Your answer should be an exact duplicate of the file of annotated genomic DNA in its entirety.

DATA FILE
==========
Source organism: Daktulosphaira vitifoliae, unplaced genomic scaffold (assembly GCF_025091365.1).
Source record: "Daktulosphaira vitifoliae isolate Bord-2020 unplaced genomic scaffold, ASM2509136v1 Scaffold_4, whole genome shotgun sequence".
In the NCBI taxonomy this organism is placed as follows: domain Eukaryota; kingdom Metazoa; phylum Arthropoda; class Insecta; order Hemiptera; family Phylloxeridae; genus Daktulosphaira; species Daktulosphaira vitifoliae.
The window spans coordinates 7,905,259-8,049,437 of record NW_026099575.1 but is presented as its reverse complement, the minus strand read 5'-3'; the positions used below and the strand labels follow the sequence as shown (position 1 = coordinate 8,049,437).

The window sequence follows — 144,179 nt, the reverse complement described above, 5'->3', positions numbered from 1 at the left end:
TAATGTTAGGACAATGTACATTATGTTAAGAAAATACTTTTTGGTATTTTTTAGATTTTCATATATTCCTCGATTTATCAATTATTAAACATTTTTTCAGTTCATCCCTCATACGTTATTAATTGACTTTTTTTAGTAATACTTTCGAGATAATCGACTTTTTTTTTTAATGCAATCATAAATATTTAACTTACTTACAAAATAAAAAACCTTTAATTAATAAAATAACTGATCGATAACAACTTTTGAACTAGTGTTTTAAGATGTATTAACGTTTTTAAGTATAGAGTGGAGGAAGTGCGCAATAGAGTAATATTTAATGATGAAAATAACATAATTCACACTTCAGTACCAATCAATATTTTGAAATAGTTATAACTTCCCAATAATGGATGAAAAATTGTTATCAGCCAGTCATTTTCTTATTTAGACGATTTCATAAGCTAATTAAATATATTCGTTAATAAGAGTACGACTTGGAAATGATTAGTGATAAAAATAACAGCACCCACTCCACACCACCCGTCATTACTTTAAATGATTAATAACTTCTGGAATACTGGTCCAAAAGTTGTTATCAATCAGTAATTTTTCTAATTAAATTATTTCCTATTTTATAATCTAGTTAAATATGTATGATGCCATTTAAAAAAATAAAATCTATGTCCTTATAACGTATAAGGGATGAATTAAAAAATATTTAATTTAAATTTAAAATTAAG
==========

Source organism: Daktulosphaira vitifoliae, unplaced genomic scaffold (assembly GCF_025091365.1).
Source record: "Daktulosphaira vitifoliae isolate Bord-2020 unplaced genomic scaffold, ASM2509136v1 Scaffold_4, whole genome shotgun sequence".
In the NCBI taxonomy this organism is placed as follows: domain Eukaryota; kingdom Metazoa; phylum Arthropoda; class Insecta; order Hemiptera; family Phylloxeridae; genus Daktulosphaira; species Daktulosphaira vitifoliae.
The window spans coordinates 7,905,259-8,049,437 of record NW_026099575.1 but is presented as its reverse complement, the minus strand read 5'-3'; the positions used below and the strand labels follow the sequence as shown (position 1 = coordinate 8,049,437).

The window sequence follows — 144,179 nt, the reverse complement described above, 5'->3', positions numbered from 1 at the left end:
TAATGTTAGGACAATGTACATTATGTTAAGAAAATACTTTTTGGTATTTTTTAGATTTTCATATATTCCTCGATTTATCAATTATTAAACATTTTTTCAGTTCATCCCTCATACGTTATTAATTGACTTTTTTTAGTAATACTTTCGAGATAATCGACTTTTTTTTTTAATGCAATCATAAATATTTAACTTACTTACAAAATAAAAAACCTTTAATTAATAAAATAACTGATCGATAACAACTTTTGAACTAGTGTTTTAAGATGTATTAACGTTTTTAAGTATAGAGTGGAGGAAGTGCGCAATAGAGTAATATTTAATGATGAAAATAACATAATTCACACTTCAGTACCAATCAATATTTTGAAATAGTTATAACTTCCCAATAATGGATGAAAAATTGTTATCAGCCAGTCATTTTCTTATTTAGACGATTTCATAAGCTAATTAAATATATTCGTTAATAAGAGTACGACTTGGAAATGATTAGTGATAAAAATAACAGCACCCACTCCACACCACCCGTCATTACTTTAAATGATTAATAACTTCTGGAATACTGGTCCAAAAGTTGTTATCAATCAGTAATTTTTCTAATTAAATTATTTCCTATTTTATAATCTAGTTAAATATGTATGATGCCATTTAAAAAAATAAAATCTATGTCCTTATAACGTATAAGGGATGAATTAAAAAATATTTAATTTAAATTTAAAATTAAG